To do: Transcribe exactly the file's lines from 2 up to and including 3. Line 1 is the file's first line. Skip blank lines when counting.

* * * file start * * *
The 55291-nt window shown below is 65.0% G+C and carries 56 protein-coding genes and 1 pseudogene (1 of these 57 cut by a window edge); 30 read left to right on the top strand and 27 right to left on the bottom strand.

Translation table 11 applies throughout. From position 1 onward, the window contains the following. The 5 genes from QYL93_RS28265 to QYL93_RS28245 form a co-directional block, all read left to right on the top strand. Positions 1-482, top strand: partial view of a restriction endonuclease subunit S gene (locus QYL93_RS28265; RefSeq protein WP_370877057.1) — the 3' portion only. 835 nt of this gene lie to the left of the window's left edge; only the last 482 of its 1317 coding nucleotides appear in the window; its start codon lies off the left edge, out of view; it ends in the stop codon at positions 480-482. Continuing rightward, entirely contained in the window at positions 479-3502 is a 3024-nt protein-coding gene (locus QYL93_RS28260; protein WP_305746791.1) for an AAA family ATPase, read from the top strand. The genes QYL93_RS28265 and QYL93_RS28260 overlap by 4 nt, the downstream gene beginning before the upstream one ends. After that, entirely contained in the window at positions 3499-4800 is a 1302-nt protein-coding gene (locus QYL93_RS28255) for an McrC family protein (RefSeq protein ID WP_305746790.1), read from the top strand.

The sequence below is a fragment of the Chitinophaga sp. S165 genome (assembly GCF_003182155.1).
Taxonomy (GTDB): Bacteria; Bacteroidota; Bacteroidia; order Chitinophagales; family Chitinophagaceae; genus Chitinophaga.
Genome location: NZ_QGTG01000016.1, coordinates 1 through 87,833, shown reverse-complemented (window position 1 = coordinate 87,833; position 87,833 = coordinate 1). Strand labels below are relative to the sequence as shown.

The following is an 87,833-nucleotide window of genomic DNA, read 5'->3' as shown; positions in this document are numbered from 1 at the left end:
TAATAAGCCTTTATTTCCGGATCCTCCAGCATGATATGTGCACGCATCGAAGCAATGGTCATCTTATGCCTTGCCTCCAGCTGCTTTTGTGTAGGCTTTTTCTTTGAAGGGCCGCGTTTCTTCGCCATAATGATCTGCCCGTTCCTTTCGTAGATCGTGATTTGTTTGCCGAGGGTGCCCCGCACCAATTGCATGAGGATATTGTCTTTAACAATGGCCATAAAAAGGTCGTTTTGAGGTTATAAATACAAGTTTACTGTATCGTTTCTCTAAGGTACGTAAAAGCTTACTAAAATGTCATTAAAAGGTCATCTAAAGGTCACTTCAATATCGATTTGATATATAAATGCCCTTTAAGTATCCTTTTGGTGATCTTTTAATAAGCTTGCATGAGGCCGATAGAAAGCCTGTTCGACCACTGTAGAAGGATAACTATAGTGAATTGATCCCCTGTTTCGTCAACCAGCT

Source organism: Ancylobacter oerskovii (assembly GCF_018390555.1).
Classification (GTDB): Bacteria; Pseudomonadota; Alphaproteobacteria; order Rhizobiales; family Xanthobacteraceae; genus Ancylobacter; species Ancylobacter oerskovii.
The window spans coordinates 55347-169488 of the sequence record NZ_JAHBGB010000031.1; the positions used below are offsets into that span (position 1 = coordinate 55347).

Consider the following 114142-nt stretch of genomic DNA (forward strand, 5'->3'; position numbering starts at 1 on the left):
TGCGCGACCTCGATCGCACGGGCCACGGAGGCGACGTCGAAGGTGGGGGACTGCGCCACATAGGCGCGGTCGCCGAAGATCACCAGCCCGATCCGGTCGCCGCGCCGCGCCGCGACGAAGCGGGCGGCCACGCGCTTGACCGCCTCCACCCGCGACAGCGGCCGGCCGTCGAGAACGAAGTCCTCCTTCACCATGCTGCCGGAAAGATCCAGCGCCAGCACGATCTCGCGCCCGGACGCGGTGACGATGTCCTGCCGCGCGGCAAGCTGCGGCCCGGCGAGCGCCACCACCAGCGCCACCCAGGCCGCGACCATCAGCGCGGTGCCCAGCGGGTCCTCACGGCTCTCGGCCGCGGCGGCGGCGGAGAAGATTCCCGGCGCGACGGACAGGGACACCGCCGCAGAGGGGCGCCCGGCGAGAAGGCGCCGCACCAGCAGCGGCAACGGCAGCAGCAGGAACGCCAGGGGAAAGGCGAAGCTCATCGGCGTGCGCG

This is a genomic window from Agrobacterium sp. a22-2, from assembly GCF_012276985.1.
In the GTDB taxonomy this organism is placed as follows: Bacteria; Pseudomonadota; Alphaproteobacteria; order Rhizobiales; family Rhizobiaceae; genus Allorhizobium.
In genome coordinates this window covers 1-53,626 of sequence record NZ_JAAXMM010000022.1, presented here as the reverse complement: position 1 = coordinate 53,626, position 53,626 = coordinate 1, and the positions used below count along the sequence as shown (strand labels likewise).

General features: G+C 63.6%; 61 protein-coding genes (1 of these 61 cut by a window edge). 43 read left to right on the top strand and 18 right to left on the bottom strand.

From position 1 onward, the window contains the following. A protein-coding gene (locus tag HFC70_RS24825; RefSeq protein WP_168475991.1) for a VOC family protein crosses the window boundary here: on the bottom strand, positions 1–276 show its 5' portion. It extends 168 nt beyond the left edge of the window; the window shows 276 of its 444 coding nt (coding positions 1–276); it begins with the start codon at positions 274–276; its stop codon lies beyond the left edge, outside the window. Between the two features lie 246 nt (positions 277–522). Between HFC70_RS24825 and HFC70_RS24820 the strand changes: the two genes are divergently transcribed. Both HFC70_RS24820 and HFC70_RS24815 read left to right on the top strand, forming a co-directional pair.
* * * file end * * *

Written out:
Translation table 11 applies throughout. From position 1 onward, the window contains the following. The 5 genes from QYL93_RS28265 to QYL93_RS28245 form a co-directional block, all read left to right on the top strand. Positions 1-482, top strand: partial view of a restriction endonuclease subunit S gene (locus QYL93_RS28265; RefSeq protein WP_370877057.1) — the 3' portion only. 835 nt of this gene lie to the left of the window's left edge; only the last 482 of its 1317 coding nucleotides appear in the window; its start codon lies off the left edge, out of view; it ends in the stop codon at positions 480-482. Continuing rightward, entirely contained in the window at positions 479-3502 is a 3024-nt protein-coding gene (locus QYL93_RS28260; protein WP_305746791.1) for an AAA family ATPase, read from the top strand. The genes QYL93_RS28265 and QYL93_RS28260 overlap by 4 nt, the downstream gene beginning before the upstream one ends. After that, entirely contained in the window at positions 3499-4800 is a 1302-nt protein-coding gene (locus QYL93_RS28255) for an McrC family protein (RefSeq protein ID WP_305746790.1), read from the top strand.

The sequence below is a fragment of the Chitinophaga sp. S165 genome (assembly GCF_003182155.1).